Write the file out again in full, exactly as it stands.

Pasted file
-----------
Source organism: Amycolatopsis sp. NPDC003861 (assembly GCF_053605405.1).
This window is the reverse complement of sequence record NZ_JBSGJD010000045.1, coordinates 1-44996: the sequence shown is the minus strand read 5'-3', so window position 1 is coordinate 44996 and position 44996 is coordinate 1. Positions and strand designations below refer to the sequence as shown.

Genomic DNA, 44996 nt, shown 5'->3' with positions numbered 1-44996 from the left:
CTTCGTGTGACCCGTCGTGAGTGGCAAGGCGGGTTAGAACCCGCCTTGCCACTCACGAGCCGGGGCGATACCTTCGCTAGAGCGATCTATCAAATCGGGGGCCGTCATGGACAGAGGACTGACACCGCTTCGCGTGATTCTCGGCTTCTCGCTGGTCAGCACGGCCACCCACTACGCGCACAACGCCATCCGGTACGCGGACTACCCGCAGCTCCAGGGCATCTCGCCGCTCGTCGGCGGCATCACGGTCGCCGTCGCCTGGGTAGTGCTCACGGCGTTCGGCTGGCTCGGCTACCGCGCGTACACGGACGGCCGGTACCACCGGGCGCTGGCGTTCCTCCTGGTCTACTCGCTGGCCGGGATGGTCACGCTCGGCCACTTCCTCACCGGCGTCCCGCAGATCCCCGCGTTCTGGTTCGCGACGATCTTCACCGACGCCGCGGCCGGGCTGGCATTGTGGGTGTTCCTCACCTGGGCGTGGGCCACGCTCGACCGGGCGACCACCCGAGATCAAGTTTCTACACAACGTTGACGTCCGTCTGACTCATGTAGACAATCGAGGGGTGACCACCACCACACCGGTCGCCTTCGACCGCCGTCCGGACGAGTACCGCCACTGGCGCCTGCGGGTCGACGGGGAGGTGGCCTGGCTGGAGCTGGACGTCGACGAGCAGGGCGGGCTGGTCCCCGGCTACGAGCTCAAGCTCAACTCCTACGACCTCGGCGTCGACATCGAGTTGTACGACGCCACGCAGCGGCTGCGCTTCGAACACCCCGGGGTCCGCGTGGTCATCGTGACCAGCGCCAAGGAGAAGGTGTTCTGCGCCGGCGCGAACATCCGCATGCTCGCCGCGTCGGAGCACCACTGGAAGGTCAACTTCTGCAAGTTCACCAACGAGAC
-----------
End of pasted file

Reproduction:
Source organism: Amycolatopsis sp. NPDC003861 (assembly GCF_053605405.1).
This window is the reverse complement of sequence record NZ_JBSGJD010000045.1, coordinates 1-44996: the sequence shown is the minus strand read 5'-3', so window position 1 is coordinate 44996 and position 44996 is coordinate 1. Positions and strand designations below refer to the sequence as shown.

Genomic DNA, 44996 nt, shown 5'->3' with positions numbered 1-44996 from the left:
CTTCGTGTGACCCGTCGTGAGTGGCAAGGCGGGTTAGAACCCGCCTTGCCACTCACGAGCCGGGGCGATACCTTCGCTAGAGCGATCTATCAAATCGGGGGCCGTCATGGACAGAGGACTGACACCGCTTCGCGTGATTCTCGGCTTCTCGCTGGTCAGCACGGCCACCCACTACGCGCACAACGCCATCCGGTACGCGGACTACCCGCAGCTCCAGGGCATCTCGCCGCTCGTCGGCGGCATCACGGTCGCCGTCGCCTGGGTAGTGCTCACGGCGTTCGGCTGGCTCGGCTACCGCGCGTACACGGACGGCCGGTACCACCGGGCGCTGGCGTTCCTCCTGGTCTACTCGCTGGCCGGGATGGTCACGCTCGGCCACTTCCTCACCGGCGTCCCGCAGATCCCCGCGTTCTGGTTCGCGACGATCTTCACCGACGCCGCGGCCGGGCTGGCATTGTGGGTGTTCCTCACCTGGGCGTGGGCCACGCTCGACCGGGCGACCACCCGAGATCAAGTTTCTACACAACGTTGACGTCCGTCTGACTCATGTAGACAATCGAGGGGTGACCACCACCACACCGGTCGCCTTCGACCGCCGTCCGGACGAGTACCGCCACTGGCGCCTGCGGGTCGACGGGGAGGTGGCCTGGCTGGAGCTGGACGTCGACGAGCAGGGCGGGCTGGTCCCCGGCTACGAGCTCAAGCTCAACTCCTACGACCTCGGCGTCGACATCGAGTTGTACGACGCCACGCAGCGGCTGCGCTTCGAACACCCCGGGGTCCGCGTGGTCATCGTGACCAGCGCCAAGGAGAAGGTGTTCTGCGCCGGCGCGAACATCCGCATGCTCGCCGCGTCGGAGCACCACTGGAAGGTCAACTTCTGCAAGTTCACCAACGAGAC